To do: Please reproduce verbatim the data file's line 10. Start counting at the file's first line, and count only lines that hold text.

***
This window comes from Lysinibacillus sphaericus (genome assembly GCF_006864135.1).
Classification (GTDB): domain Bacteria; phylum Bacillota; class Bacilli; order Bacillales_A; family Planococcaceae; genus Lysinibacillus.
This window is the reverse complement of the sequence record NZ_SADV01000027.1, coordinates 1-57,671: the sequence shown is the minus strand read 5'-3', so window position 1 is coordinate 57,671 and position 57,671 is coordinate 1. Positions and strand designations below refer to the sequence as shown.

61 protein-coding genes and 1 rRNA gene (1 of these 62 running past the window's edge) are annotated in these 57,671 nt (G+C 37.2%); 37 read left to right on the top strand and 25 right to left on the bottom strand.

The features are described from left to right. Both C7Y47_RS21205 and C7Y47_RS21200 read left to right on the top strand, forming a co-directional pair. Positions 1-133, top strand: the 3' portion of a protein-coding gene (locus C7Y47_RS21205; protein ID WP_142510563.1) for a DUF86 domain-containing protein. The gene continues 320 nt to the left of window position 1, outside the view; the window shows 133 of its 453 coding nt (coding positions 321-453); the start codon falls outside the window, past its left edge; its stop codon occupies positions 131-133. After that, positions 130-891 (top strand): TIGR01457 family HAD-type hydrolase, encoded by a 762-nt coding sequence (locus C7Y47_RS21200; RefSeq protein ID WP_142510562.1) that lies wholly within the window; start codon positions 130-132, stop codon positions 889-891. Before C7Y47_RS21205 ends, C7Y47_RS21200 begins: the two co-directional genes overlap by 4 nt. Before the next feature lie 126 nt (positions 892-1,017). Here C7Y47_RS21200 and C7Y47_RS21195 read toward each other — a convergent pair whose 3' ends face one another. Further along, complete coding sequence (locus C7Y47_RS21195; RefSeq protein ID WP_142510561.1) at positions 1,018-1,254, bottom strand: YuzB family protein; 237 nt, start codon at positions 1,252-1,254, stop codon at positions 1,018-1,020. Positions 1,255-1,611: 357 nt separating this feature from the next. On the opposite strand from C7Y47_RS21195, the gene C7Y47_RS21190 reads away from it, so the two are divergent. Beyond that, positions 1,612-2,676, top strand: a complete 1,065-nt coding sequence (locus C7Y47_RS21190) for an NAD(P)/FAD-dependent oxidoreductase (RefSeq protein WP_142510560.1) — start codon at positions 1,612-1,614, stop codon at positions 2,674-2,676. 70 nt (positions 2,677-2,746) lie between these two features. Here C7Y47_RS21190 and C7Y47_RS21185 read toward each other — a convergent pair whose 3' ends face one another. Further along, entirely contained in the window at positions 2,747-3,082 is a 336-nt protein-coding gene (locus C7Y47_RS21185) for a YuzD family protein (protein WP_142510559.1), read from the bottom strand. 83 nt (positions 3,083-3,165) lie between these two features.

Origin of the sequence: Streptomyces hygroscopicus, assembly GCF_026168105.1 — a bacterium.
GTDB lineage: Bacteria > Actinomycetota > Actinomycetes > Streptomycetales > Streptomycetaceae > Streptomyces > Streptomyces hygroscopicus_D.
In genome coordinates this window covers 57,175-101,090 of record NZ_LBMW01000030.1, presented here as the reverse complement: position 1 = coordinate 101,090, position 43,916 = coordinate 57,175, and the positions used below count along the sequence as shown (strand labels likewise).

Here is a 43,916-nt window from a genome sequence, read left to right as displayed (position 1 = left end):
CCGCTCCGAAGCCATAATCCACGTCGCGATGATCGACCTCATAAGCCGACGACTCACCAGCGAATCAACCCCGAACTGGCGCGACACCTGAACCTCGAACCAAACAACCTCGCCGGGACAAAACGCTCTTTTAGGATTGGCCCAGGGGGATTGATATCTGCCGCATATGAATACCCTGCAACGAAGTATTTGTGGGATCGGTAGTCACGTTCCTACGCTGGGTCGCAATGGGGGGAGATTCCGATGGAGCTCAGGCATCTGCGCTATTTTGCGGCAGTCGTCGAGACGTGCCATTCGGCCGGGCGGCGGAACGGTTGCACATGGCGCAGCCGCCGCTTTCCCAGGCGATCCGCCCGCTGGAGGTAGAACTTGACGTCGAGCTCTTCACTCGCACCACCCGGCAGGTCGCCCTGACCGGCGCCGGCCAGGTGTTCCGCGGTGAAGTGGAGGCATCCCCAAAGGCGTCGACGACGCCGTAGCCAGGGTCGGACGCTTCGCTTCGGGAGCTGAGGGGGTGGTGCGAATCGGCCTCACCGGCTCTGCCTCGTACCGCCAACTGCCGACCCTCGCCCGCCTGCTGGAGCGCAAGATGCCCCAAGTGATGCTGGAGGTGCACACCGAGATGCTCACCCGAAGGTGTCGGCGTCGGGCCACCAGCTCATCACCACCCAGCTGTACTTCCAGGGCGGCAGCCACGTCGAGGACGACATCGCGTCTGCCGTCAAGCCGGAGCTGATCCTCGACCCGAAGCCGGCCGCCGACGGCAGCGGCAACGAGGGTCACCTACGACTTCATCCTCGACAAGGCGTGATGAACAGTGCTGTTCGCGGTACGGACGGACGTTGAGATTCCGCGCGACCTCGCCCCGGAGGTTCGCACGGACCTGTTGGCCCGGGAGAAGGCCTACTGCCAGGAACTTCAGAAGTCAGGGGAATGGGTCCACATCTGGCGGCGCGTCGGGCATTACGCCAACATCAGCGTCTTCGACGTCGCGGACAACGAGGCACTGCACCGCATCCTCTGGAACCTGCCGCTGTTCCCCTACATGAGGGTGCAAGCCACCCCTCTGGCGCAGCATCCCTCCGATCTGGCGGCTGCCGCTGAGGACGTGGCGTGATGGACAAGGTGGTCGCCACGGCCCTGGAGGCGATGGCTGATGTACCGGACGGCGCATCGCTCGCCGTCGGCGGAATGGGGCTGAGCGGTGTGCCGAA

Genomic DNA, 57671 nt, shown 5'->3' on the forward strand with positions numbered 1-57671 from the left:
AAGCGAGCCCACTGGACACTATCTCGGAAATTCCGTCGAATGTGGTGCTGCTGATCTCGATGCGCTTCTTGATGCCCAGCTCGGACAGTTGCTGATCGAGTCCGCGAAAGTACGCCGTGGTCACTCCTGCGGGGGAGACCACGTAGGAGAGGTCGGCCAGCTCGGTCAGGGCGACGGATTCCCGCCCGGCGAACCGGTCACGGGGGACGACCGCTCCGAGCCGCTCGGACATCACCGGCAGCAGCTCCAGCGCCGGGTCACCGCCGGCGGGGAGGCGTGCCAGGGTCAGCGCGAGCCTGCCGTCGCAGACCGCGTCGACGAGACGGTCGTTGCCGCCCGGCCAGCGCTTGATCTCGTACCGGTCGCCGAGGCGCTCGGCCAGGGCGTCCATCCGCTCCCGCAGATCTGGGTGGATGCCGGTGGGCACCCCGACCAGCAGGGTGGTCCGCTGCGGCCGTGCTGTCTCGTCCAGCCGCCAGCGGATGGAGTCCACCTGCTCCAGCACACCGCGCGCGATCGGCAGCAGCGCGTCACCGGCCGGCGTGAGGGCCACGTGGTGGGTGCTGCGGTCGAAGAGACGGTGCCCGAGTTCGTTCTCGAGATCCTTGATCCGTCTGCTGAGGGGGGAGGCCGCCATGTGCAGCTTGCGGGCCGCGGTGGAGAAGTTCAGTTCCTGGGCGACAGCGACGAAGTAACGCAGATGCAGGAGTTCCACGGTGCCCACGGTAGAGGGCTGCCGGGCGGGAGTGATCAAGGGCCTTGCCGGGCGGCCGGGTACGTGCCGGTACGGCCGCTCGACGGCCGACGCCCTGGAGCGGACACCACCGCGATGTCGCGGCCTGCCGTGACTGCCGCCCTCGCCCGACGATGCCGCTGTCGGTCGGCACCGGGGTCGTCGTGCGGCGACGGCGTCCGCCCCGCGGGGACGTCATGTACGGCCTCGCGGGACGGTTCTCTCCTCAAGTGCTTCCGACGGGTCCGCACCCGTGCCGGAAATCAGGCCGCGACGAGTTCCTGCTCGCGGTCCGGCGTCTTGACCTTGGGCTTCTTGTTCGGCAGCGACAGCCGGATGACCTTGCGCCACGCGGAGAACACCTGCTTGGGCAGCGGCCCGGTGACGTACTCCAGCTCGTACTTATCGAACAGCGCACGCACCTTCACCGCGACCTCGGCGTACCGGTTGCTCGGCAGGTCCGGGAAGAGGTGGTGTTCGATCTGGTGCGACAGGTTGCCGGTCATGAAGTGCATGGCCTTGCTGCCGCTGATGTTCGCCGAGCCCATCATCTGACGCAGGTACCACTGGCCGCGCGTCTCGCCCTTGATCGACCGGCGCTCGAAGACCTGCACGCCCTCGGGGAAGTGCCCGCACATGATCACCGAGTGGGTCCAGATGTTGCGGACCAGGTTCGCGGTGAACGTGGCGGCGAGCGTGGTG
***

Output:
CCGCTCCGAAGCCATAATCCACGTCGCGATGATCGACCTCATAAGCCGACGACTCACCAGCGAATCAACCCCGAACTGGCGCGACACCTGAACCTCGAACCAAACAACCTCGCCGGGACAAAACGCTCTTTTAGGATTGGCCCAGGGGGATTGATATCTGCCGCATATGAATACCCTGCAACGAAGTATTTGTGGGATCGGTAGTCACGTTCCTACGCTGGGTCGCAATGGGGGGAGATTCCGATGGAGCTCAGGCATCTGCGCTATTTTGCGGCAGTCGTCGAGACGTGCCATTCGGCCGGGCGGCGGAACGGTTGCACATGGCGCAGCCGCCGCTTTCCCAGGCGATCCGCCCGCTGGAGGTAGAACTTGACGTCGAGCTCTTCACTCGCACCACCCGGCAGGTCGCCCTGACCGGCGCCGGCCAGGTGTTCCGCGGTGAAGTGGAGGCATCCCCAAAGGCGTCGACGACGCCGTAGCCAGGGTCGGACGCTTCGCTTCGGGAGCTGAGGGGGTGGTGCGAATCGGCCTCACCGGCTCTGCCTCGTACCGCCAACTGCCGACCCTCGCCCGCCTGCTGGAGCGCAAGATGCCCCAAGTGATGCTGGAGGTGCACACCGAGATGCTCACCCGAAGGTGTCGGCGTCGGGCCACCAGCTCATCACCACCCAGCTGTACTTCCAGGGCGGCAGCCACGTCGAGGACGACATCGCGTCTGCCGTCAAGCCGGAGCTGATCCTCGACCCGAAGCCGGCCGCCGACGGCAGCGGCAACGAGGGTCACCTACGACTTCATCCTCGACAAGGCGTGATGAACAGTGCTGTTCGCGGTACGGACGGACGTTGAGATTCCGCGCGACCTCGCCCCGGAGGTTCGCACGGACCTGTTGGCCCGGGAGAAGGCCTACTGCCAGGAACTTCAGAAGTCAGGGGAATGGGTCCACATCTGGCGGCGCGTCGGGCATTACGCCAACATCAGCGTCTTCGACGTCGCGGACAACGAGGCACTGCACCGCATCCTCTGGAACCTGCCGCTGTTCCCCTACATGAGGGTGCAAGCCACCCCTCTGGCGCAGCATCCCTCCGATCTGGCGGCTGCCGCTGAGGACGTGGCGTGATGGACAAGGTGGTCGCCACGGCCCTGGAGGCGATGGCTGATGTACCGGACGGCGCATCGCTCGCCGTCGGCGGAATGGGGCTGAGCGGTGTGCCGAA